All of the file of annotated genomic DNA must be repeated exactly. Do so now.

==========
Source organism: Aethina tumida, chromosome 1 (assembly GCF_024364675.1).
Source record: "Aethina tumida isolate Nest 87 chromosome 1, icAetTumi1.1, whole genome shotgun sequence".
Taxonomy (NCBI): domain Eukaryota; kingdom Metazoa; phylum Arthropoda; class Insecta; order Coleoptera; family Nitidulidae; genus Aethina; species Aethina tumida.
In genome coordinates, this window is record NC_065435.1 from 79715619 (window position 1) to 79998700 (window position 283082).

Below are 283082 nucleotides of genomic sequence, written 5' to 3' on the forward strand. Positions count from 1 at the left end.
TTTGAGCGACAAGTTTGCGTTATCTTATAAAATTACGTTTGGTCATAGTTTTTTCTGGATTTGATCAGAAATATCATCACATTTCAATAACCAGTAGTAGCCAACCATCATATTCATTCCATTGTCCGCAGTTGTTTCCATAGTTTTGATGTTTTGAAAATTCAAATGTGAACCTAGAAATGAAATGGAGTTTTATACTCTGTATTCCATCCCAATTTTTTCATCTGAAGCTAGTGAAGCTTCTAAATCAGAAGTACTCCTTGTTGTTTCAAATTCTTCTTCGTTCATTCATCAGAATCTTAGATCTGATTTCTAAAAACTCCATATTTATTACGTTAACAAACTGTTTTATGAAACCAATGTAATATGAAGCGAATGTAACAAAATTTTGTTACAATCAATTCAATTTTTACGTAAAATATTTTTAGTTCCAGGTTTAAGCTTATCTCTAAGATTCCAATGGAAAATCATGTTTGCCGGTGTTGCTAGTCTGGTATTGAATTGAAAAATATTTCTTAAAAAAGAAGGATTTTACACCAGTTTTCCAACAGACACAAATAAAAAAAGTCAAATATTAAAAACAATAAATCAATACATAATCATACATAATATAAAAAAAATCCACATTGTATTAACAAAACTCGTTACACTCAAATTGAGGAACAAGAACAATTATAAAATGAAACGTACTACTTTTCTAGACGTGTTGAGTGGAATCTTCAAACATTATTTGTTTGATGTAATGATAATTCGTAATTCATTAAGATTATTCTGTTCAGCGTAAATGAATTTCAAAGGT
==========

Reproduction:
Source organism: Aethina tumida, chromosome 1 (assembly GCF_024364675.1).
Source record: "Aethina tumida isolate Nest 87 chromosome 1, icAetTumi1.1, whole genome shotgun sequence".
Taxonomy (NCBI): domain Eukaryota; kingdom Metazoa; phylum Arthropoda; class Insecta; order Coleoptera; family Nitidulidae; genus Aethina; species Aethina tumida.
In genome coordinates, this window is record NC_065435.1 from 79715619 (window position 1) to 79998700 (window position 283082).

Below are 283082 nucleotides of genomic sequence, written 5' to 3' on the forward strand. Positions count from 1 at the left end.
TTTGAGCGACAAGTTTGCGTTATCTTATAAAATTACGTTTGGTCATAGTTTTTTCTGGATTTGATCAGAAATATCATCACATTTCAATAACCAGTAGTAGCCAACCATCATATTCATTCCATTGTCCGCAGTTGTTTCCATAGTTTTGATGTTTTGAAAATTCAAATGTGAACCTAGAAATGAAATGGAGTTTTATACTCTGTATTCCATCCCAATTTTTTCATCTGAAGCTAGTGAAGCTTCTAAATCAGAAGTACTCCTTGTTGTTTCAAATTCTTCTTCGTTCATTCATCAGAATCTTAGATCTGATTTCTAAAAACTCCATATTTATTACGTTAACAAACTGTTTTATGAAACCAATGTAATATGAAGCGAATGTAACAAAATTTTGTTACAATCAATTCAATTTTTACGTAAAATATTTTTAGTTCCAGGTTTAAGCTTATCTCTAAGATTCCAATGGAAAATCATGTTTGCCGGTGTTGCTAGTCTGGTATTGAATTGAAAAATATTTCTTAAAAAAGAAGGATTTTACACCAGTTTTCCAACAGACACAAATAAAAAAAGTCAAATATTAAAAACAATAAATCAATACATAATCATACATAATATAAAAAAAATCCACATTGTATTAACAAAACTCGTTACACTCAAATTGAGGAACAAGAACAATTATAAAATGAAACGTACTACTTTTCTAGACGTGTTGAGTGGAATCTTCAAACATTATTTGTTTGATGTAATGATAATTCGTAATTCATTAAGATTATTCTGTTCAGCGTAAATGAATTTCAAAGGT